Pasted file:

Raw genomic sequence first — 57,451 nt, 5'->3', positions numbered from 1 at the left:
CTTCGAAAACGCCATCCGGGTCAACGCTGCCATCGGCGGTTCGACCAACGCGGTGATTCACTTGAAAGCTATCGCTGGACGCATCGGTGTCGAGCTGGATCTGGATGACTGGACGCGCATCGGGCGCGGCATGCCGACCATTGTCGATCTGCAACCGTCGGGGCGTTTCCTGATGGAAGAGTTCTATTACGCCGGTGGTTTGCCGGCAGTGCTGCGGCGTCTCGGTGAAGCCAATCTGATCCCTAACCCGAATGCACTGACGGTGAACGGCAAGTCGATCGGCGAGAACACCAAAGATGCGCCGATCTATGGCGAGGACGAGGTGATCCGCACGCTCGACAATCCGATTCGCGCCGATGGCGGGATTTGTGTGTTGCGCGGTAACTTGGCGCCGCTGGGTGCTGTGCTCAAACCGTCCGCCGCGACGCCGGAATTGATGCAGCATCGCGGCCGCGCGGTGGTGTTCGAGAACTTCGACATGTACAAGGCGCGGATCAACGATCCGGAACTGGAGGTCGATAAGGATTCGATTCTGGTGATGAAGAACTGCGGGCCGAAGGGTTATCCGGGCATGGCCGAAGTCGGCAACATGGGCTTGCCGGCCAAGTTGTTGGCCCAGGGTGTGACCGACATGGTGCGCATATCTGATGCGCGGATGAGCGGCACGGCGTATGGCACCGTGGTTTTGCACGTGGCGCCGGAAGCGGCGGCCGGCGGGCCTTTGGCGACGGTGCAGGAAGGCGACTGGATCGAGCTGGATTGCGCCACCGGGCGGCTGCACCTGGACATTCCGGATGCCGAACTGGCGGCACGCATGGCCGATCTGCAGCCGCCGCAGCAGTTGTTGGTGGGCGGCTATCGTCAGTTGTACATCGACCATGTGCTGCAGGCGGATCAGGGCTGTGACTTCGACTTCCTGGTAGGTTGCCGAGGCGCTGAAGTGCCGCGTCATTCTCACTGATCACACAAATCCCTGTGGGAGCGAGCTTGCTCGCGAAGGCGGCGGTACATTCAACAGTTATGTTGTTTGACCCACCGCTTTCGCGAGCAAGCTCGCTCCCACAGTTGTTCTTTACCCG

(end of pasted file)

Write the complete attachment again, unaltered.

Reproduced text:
Raw genomic sequence first — 57,451 nt, 5'->3', positions numbered from 1 at the left:
CTTCGAAAACGCCATCCGGGTCAACGCTGCCATCGGCGGTTCGACCAACGCGGTGATTCACTTGAAAGCTATCGCTGGACGCATCGGTGTCGAGCTGGATCTGGATGACTGGACGCGCATCGGGCGCGGCATGCCGACCATTGTCGATCTGCAACCGTCGGGGCGTTTCCTGATGGAAGAGTTCTATTACGCCGGTGGTTTGCCGGCAGTGCTGCGGCGTCTCGGTGAAGCCAATCTGATCCCTAACCCGAATGCACTGACGGTGAACGGCAAGTCGATCGGCGAGAACACCAAAGATGCGCCGATCTATGGCGAGGACGAGGTGATCCGCACGCTCGACAATCCGATTCGCGCCGATGGCGGGATTTGTGTGTTGCGCGGTAACTTGGCGCCGCTGGGTGCTGTGCTCAAACCGTCCGCCGCGACGCCGGAATTGATGCAGCATCGCGGCCGCGCGGTGGTGTTCGAGAACTTCGACATGTACAAGGCGCGGATCAACGATCCGGAACTGGAGGTCGATAAGGATTCGATTCTGGTGATGAAGAACTGCGGGCCGAAGGGTTATCCGGGCATGGCCGAAGTCGGCAACATGGGCTTGCCGGCCAAGTTGTTGGCCCAGGGTGTGACCGACATGGTGCGCATATCTGATGCGCGGATGAGCGGCACGGCGTATGGCACCGTGGTTTTGCACGTGGCGCCGGAAGCGGCGGCCGGCGGGCCTTTGGCGACGGTGCAGGAAGGCGACTGGATCGAGCTGGATTGCGCCACCGGGCGGCTGCACCTGGACATTCCGGATGCCGAACTGGCGGCACGCATGGCCGATCTGCAGCCGCCGCAGCAGTTGTTGGTGGGCGGCTATCGTCAGTTGTACATCGACCATGTGCTGCAGGCGGATCAGGGCTGTGACTTCGACTTCCTGGTAGGTTGCCGAGGCGCTGAAGTGCCGCGTCATTCTCACTGATCACACAAATCCCTGTGGGAGCGAGCTTGCTCGCGAAGGCGGCGGTACATTCAACAGTTATGTTGTTTGACCCACCGCTTTCGCGAGCAAGCTCGCTCCCACAGTTGTTCTTTACCCG